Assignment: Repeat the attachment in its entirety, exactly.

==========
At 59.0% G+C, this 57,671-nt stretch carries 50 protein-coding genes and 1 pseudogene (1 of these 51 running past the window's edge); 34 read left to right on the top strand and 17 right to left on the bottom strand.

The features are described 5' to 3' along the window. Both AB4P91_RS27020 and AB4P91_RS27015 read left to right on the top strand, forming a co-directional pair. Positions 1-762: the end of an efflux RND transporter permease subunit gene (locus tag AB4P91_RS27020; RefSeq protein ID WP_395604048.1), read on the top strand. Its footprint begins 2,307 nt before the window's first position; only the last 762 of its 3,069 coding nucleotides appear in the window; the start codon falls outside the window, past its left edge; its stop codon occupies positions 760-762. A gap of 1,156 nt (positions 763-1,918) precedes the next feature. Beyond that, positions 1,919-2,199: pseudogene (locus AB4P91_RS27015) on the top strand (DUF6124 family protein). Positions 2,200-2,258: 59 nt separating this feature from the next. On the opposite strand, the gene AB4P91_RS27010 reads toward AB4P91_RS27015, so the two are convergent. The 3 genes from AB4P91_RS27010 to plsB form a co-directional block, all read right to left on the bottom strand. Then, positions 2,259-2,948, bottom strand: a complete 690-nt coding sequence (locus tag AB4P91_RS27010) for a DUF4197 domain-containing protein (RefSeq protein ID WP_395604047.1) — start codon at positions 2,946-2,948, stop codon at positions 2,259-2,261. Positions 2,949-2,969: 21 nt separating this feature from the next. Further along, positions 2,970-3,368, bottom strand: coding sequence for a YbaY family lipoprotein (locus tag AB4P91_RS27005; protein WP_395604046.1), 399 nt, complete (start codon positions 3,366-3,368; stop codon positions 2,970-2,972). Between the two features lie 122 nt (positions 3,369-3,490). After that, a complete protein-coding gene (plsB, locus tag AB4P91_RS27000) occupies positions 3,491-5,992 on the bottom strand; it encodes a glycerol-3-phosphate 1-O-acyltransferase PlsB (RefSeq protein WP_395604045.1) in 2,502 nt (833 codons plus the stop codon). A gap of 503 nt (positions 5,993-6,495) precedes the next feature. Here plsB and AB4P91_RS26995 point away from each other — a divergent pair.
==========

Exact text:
At 59.0% G+C, this 57,671-nt stretch carries 50 protein-coding genes and 1 pseudogene (1 of these 51 running past the window's edge); 34 read left to right on the top strand and 17 right to left on the bottom strand.

The features are described 5' to 3' along the window. Both AB4P91_RS27020 and AB4P91_RS27015 read left to right on the top strand, forming a co-directional pair. Positions 1-762: the end of an efflux RND transporter permease subunit gene (locus tag AB4P91_RS27020; RefSeq protein ID WP_395604048.1), read on the top strand. Its footprint begins 2,307 nt before the window's first position; only the last 762 of its 3,069 coding nucleotides appear in the window; the start codon falls outside the window, past its left edge; its stop codon occupies positions 760-762. A gap of 1,156 nt (positions 763-1,918) precedes the next feature. Beyond that, positions 1,919-2,199: pseudogene (locus AB4P91_RS27015) on the top strand (DUF6124 family protein). Positions 2,200-2,258: 59 nt separating this feature from the next. On the opposite strand, the gene AB4P91_RS27010 reads toward AB4P91_RS27015, so the two are convergent. The 3 genes from AB4P91_RS27010 to plsB form a co-directional block, all read right to left on the bottom strand. Then, positions 2,259-2,948, bottom strand: a complete 690-nt coding sequence (locus tag AB4P91_RS27010) for a DUF4197 domain-containing protein (RefSeq protein ID WP_395604047.1) — start codon at positions 2,946-2,948, stop codon at positions 2,259-2,261. Positions 2,949-2,969: 21 nt separating this feature from the next. Further along, positions 2,970-3,368, bottom strand: coding sequence for a YbaY family lipoprotein (locus tag AB4P91_RS27005; protein WP_395604046.1), 399 nt, complete (start codon positions 3,366-3,368; stop codon positions 2,970-2,972). Between the two features lie 122 nt (positions 3,369-3,490). After that, a complete protein-coding gene (plsB, locus tag AB4P91_RS27000) occupies positions 3,491-5,992 on the bottom strand; it encodes a glycerol-3-phosphate 1-O-acyltransferase PlsB (RefSeq protein WP_395604045.1) in 2,502 nt (833 codons plus the stop codon). A gap of 503 nt (positions 5,993-6,495) precedes the next feature. Here plsB and AB4P91_RS26995 point away from each other — a divergent pair.